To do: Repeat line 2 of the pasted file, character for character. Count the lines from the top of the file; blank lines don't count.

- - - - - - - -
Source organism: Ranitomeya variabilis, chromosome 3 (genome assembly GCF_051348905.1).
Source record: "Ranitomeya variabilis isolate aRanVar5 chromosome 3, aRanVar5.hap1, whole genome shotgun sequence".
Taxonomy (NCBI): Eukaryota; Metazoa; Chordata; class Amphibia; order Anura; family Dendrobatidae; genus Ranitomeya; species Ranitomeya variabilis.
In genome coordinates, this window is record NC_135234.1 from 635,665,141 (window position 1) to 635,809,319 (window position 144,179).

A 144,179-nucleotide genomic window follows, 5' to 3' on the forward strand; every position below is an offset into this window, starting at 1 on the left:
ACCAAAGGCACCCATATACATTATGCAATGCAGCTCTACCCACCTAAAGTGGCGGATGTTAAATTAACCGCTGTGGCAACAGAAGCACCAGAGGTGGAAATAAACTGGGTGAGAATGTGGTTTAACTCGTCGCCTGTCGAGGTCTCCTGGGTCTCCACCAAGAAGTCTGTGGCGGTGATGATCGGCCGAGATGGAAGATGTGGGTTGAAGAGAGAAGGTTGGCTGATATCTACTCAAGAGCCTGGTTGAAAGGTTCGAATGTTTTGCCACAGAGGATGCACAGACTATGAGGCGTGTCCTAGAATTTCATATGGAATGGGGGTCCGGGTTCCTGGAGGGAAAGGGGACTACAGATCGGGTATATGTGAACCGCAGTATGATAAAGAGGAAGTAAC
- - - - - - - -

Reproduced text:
Source record: "Ranitomeya variabilis isolate aRanVar5 chromosome 3, aRanVar5.hap1, whole genome shotgun sequence".